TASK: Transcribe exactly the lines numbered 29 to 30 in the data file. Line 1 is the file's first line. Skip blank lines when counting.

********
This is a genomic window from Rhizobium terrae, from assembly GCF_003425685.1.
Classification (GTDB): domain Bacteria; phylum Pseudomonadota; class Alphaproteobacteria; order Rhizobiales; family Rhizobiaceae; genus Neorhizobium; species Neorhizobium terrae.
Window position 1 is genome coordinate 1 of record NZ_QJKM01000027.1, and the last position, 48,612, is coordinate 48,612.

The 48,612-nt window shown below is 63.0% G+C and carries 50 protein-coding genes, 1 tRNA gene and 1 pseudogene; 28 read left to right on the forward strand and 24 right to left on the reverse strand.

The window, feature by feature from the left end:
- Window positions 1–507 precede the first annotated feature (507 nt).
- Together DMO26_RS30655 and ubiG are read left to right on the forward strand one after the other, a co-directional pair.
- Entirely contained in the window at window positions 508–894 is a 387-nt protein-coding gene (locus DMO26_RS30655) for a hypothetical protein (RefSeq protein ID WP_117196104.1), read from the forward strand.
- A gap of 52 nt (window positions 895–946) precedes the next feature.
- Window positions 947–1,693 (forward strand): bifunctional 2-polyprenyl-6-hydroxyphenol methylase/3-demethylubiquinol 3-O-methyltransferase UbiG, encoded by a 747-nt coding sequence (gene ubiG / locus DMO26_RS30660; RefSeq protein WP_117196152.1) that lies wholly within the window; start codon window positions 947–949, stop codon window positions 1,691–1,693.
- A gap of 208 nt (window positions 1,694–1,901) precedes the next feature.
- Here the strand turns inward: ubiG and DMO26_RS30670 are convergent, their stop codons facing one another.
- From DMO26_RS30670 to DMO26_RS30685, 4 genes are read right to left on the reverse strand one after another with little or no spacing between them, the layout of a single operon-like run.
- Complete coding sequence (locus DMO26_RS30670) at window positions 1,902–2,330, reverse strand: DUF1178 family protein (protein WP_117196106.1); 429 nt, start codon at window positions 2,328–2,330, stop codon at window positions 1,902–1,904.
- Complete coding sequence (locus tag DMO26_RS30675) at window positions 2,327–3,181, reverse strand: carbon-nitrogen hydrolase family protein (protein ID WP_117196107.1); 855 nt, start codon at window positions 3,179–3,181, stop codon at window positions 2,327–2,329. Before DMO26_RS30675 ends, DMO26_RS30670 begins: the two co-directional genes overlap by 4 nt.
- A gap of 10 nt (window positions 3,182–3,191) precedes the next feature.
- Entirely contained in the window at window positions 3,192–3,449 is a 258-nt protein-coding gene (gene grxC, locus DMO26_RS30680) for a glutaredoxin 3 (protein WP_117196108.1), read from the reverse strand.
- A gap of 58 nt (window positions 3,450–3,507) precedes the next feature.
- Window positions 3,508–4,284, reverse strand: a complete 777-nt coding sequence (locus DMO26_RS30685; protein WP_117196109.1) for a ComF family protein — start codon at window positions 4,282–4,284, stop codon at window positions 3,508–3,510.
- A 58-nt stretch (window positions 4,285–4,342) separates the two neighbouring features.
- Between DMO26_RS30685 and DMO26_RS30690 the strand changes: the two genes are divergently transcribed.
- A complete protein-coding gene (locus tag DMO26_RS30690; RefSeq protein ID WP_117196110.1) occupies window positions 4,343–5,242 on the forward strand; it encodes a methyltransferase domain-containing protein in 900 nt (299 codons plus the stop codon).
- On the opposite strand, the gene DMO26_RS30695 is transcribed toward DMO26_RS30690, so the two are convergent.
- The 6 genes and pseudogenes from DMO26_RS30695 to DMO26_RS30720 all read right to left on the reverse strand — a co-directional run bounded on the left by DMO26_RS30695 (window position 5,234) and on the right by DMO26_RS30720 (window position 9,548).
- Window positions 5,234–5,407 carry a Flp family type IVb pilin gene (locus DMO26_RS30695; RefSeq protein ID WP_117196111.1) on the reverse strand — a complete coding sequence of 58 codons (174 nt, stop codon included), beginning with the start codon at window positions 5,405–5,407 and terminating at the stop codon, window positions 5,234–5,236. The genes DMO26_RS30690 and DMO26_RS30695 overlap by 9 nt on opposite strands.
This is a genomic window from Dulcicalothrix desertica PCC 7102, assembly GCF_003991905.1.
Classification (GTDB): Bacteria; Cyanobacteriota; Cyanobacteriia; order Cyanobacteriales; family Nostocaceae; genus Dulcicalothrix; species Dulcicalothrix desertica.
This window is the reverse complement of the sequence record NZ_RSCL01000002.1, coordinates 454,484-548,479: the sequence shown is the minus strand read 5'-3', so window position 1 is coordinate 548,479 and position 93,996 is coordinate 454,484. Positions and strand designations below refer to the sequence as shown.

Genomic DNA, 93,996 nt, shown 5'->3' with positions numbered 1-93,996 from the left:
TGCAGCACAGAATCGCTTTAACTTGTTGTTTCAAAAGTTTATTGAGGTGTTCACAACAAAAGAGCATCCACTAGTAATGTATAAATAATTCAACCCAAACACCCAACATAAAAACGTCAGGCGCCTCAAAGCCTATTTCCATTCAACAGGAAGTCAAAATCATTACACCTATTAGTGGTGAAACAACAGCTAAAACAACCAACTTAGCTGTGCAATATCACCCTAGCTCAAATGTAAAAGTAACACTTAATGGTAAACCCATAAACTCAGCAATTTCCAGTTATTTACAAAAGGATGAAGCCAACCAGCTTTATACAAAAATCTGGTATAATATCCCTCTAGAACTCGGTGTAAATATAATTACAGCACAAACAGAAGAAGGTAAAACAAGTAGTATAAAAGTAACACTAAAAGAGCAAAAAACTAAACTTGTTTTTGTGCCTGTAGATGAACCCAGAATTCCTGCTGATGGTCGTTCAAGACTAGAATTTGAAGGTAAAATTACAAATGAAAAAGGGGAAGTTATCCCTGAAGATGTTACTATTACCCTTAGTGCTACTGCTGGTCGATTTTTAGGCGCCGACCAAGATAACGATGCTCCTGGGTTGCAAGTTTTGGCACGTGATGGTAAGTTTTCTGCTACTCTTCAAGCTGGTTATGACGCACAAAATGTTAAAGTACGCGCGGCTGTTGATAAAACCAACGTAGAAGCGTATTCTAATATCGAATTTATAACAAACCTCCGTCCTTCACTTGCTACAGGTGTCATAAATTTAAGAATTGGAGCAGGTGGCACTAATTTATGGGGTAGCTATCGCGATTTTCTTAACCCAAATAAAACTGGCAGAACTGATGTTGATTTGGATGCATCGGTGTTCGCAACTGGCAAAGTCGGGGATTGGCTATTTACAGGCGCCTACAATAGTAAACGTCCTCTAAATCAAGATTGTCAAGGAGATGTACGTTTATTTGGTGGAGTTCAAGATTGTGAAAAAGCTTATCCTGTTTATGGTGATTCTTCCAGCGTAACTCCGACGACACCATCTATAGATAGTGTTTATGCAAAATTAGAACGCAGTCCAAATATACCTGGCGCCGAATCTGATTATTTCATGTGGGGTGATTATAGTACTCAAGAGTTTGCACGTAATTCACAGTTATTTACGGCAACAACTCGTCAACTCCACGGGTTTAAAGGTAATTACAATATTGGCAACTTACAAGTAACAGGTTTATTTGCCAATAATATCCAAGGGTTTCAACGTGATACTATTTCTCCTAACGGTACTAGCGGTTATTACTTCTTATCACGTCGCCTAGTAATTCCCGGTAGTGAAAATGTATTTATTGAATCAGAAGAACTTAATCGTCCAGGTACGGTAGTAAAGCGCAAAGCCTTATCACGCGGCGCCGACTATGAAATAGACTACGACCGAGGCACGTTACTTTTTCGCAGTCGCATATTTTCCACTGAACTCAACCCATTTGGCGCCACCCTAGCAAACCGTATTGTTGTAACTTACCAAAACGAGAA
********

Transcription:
Genomic DNA, 93,996 nt, shown 5'->3' with positions numbered 1-93,996 from the left:
TGCAGCACAGAATCGCTTTAACTTGTTGTTTCAAAAGTTTATTGAGGTGTTCACAACAAAAGAGCATCCACTAGTAATGTATAAATAATTCAACCCAAACACCCAACATAAAAACGTCAGGCGCCTCAAAGCCTATTTCCATTCAACAGGAAGTCAAAATCATTACACCTATTAGTGGTGAAACAACAGCTAAAACAACCAACTTAGCTGTGCAATATCACCCTAGCTCAAATGTAAAAGTAACACTTAATGGTAAACCCATAAACTCAGCAATTTCCAGTTATTTACAAAAGGATGAAGCCAACCAGCTTTATACAAAAATCTGGTATAATATCCCTCTAGAACTCGGTGTAAATATAATTACAGCACAAACAGAAGAAGGTAAAACAAGTAGTATAAAAGTAACACTAAAAGAGCAAAAAACTAAACTTGTTTTTGTGCCTGTAGATGAACCCAGAATTCCTGCTGATGGTCGTTCAAGACTAGAATTTGAAGGTAAAATTACAAATGAAAAAGGGGAAGTTATCCCTGAAGATGTTACTATTACCCTTAGTGCTACTGCTGGTCGATTTTTAGGCGCCGACCAAGATAACGATGCTCCTGGGTTGCAAGTTTTGGCACGTGATGGTAAGTTTTCTGCTACTCTTCAAGCTGGTTATGACGCACAAAATGTTAAAGTACGCGCGGCTGTTGATAAAACCAACGTAGAAGCGTATTCTAATATCGAATTTATAACAAACCTCCGTCCTTCACTTGCTACAGGTGTCATAAATTTAAGAATTGGAGCAGGTGGCACTAATTTATGGGGTAGCTATCGCGATTTTCTTAACCCAAATAAAACTGGCAGAACTGATGTTGATTTGGATGCATCGGTGTTCGCAACTGGCAAAGTCGGGGATTGGCTATTTACAGGCGCCTACAATAGTAAACGTCCTCTAAATCAAGATTGTCAAGGAGATGTACGTTTATTTGGTGGAGTTCAAGATTGTGAAAAAGCTTATCCTGTTTATGGTGATTCTTCCAGCGTAACTCCGACGACACCATCTATAGATAGTGTTTATGCAAAATTAGAACGCAGTCCAAATATACCTGGCGCCGAATCTGATTATTTCATGTGGGGTGATTATAGTACTCAAGAGTTTGCACGTAATTCACAGTTATTTACGGCAACAACTCGTCAACTCCACGGGTTTAAAGGTAATTACAATATTGGCAACTTACAAGTAACAGGTTTATTTGCCAATAATATCCAAGGGTTTCAACGTGATACTATTTCTCCTAACGGTACTAGCGGTTATTACTTCTTATCACGTCGCCTAGTAATTCCCGGTAGTGAAAATGTATTTATTGAATCAGAAGAACTTAATCGTCCAGGTACGGTAGTAAAGCGCAAAGCCTTATCACGCGGCGCCGACTATGAAATAGACTACGACCGAGGCACGTTACTTTTTCGCAGTCGCATATTTTCCACTGAACTCAACCCATTTGGCGCCACCCTAGCAAACCGTATTGTTGTAACTTACCAAAACGAGAA